There are many investments that offer tax advantages to investors. Tax free bonds, for example, are just one popular option for high income earners and retirees. The idea of not paying taxes sounds great, but are you getting the best return on your money? Knowing the tax equivalent yield will help you decide if a tax-free bond will give you a better return than a taxable bond.
If you had to choose between a taxable and tax-free bond or bond fund with the same amount of risk, credit quality and maturity, the choice might be the one with the higher yield. But that is an apples to oranges comparison. We need to look at both yields under the same light or same tax situation, to make the best choice. The easiest way to fix that is with the tax equivalent yield formula or through the chart below.
Tax Equivalent Yield Formula
The tax equivalent yield formula is used to compare the yields between a tax-free investment and a taxable investment. The formula looks like this:
Tax Equivalent Yield = Tax Free Yield ÷ (1 – marginal tax rate)
For a quick example, lets assume a marginal tax rate of 25% and we want to know the taxable equivalent yield of a municipal bond paying 3%:
Tax Equivalent Yield = 0.03 ÷ (1 – 0.25) or 0.03 ÷ 0.75 = 0.04 or 4%
Based on this example, you’d have to find a taxable bond with a yield of 4% to get the same return as a municipal bond. Another way to look at it, to get a better return than a municipal bond paying 3%, you’d have to find a corporate bond, CD, money market account, or dividend stock paying more than 4%.
For our second example, let’s cheat and use the chart below. Say you were offered a municipal bond paying 3% or a corporate bond paying 4.5% with the same credit quality and maturity. If you were in the 25% marginal tax bracket, based on the example above and the chart below, the better return is with the corporate bond paying 4.5%.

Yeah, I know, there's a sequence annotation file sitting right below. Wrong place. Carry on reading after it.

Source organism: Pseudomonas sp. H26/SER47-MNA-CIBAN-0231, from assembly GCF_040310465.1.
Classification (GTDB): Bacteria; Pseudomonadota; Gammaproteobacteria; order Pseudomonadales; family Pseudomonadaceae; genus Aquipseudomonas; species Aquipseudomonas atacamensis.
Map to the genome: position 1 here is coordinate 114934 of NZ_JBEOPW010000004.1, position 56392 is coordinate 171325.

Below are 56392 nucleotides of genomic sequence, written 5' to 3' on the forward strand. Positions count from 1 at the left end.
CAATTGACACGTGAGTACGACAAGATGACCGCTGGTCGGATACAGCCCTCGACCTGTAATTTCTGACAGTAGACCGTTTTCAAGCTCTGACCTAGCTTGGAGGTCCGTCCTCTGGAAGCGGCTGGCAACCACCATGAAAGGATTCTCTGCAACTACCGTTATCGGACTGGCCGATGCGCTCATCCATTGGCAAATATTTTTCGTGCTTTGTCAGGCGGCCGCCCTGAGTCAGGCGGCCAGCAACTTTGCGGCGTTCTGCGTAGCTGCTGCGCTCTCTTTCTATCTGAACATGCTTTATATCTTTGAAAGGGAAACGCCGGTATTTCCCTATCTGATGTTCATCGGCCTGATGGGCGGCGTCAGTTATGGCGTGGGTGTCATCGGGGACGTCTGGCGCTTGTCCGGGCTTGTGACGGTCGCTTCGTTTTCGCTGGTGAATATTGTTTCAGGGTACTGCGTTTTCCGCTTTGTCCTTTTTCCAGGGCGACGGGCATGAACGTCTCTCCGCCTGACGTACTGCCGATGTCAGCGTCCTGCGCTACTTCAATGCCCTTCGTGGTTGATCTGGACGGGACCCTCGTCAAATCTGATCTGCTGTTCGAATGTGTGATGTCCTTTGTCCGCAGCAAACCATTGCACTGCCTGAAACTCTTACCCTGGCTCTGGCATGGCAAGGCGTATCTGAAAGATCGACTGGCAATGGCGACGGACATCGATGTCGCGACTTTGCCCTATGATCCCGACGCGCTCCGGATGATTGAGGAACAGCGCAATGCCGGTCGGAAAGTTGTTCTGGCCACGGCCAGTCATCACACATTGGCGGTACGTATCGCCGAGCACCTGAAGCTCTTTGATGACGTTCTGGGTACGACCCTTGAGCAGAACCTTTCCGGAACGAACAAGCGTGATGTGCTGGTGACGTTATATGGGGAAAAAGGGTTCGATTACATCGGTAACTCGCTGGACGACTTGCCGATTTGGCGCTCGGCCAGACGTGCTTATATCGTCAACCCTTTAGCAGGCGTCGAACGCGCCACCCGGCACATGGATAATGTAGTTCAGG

In fact, the corporate bond is the better choice for each bracket until you reach the 35% marginal tax bracket. At that point the 3% municipal bond has a taxable equivalent yield of 4.62%, slightly higher than the corporate bond.
Tax Equivalent Yield Chart
Here’s a cheat sheet of the taxable equivalent yield based on each marginal tax bracket. It is based on the federal income tax only. It does not include state taxes.
|Tax Free Yield||Tax Equivalent Yield per Marginal Tax Rate|
|15% Tax Bracket||25% Tax Bracket||28% Tax Bracket||33% Tax Bracket||35% Tax Bracket|
Are Tax Free Investments For You
You’ll notice at the lower marginal tax brackets, the difference between a tax-free and taxable yield is small. As your marginal tax bracket rises, you’ll benefit more from tax-free investments.
That’s not to say, you shouldn’t take advantage of tax-free investments if you are in the lower tax brackets. The amount of tax savings is small enough that it shouldn’t be a high priority when choosing investments.
On the other hand, those sitting in the top marginal tax brackets will see a bigger tax benefit to using tax-free investments. That said, tax advantages alone don’t guarantee an investment advantage.
There are other factors that need to be considered, for example time horizon or interest rate risk, that should be looked at before making any investment. Knowing the tax equivalent yield will give you a head start in making the right decisions.